Non-"critical" bug fixes/new hardware drivers in stable releases?

Tim Hull thully at
Thu Aug 30 22:32:55 UTC 2007


I've been lurking/occasionally posting here for a while, and I would like to
bring up an issue that has been a real annoyance in my attempted use of
Ubuntu (as well as other Linux distributions, notably Debian) this summer.

In short, while I feel that Ubuntu has made real progress with regards to
desktop Linux - comparing Hoary and Feisty (the last release I had used
prior to this summer) is like night and day.  More works out of the box,
it's FAR easier to get all the popular non-free codecs, and it generally
feels like a modern desktop operating system.

However, in installing Ubuntu I ran into a whole slew of issues that, while
not "will make your system explode/lets hackers in/causes data loss" bad,
are quite annoying nevertheless.  Some examples include:

1.  Many USB storage devices can't be properly unmounted using the GUI.  One
must use the console or use non-optimal workarounds (that are distinctly
UNSUPPORTED) to fix this.  The bug in particular can be found at

2. My laptop (a MacBook, don't laugh :) ) won't suspend-to-RAM with the
default kernel.  To be precise, it will suspend, but it will not resume :)
This is fixed in newer kernels (such as those in Gutsy) and can be worked
around with a kernel recompile in 2.6.20.  However, one must either compile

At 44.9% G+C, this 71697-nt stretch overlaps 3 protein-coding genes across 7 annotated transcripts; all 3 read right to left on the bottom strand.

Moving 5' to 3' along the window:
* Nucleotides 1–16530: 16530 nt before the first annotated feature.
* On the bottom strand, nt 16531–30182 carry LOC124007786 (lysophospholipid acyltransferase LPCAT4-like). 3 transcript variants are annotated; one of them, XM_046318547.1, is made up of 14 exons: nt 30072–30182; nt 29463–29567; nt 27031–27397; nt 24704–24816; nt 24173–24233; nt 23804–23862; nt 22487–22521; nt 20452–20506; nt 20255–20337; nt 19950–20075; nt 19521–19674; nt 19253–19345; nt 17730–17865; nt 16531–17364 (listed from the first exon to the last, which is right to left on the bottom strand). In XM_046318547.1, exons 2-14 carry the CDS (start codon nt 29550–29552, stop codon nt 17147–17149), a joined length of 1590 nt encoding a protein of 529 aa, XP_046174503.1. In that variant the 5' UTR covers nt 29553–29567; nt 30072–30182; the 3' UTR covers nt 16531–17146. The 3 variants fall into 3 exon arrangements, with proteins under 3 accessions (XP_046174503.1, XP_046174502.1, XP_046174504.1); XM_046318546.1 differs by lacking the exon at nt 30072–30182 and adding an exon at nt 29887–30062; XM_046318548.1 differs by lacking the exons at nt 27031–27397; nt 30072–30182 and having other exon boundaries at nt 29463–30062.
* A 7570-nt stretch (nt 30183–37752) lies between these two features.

a kernel or use apt-pinning with Gutsy sources to use this fix - a decidedly
unsupported and nonintuitive fix.

3. Many other examples that I can't think of off the top of my head - though
one may see many of these by looking at the "Howto configure XYZ" wiki
pages.  Words such as "recompile", "add this repository", etc etc seem to be
a constant occurence here.  This is especially apparent when it comes to new
hardware that has drivers, albeit ones that weren't ready as of the stable

What these issues have in common is that, under current policy (which calls
for updates for security/data loss type issues ONLY), there is little or no
chance of having them fixed in the stable release.  While I can see the
merit of keeping changes to "stable" to a minimum, it seems like the
existing policy of Ubuntu (and many distributions - I'm not blaming Ubuntu
in particular) is leaving many users out in the cold with regards to their
issues until the next release.

I can see this policy for a server or enterprise desktop (and thus the LTS
releases), but not a normal desktop.  For desktop users, it ends up making
them fix some bugs/hardware support issues themselves using the command
line/third-party repositories/building from source - which is something that
should be avoided.  Has there been any consideration to easing the stable
release updates policy to accommodate issues like these?

I'm not necessarily advocating that the stable release receive every update
under the sun (certainly not feature-only updates), but it seems like
allowing more bug fixes/new drivers to enter the stable release would be
beneficial to many end users. I think that many users are probably turned
off by the "recompile, add this unsupported software, hack this code, etc
etc" (I know this is what always ends up pushing me away from Linux) and
this would go a long way towards alleviating this.

Any comments?  I'm especially wondering what developers think of this

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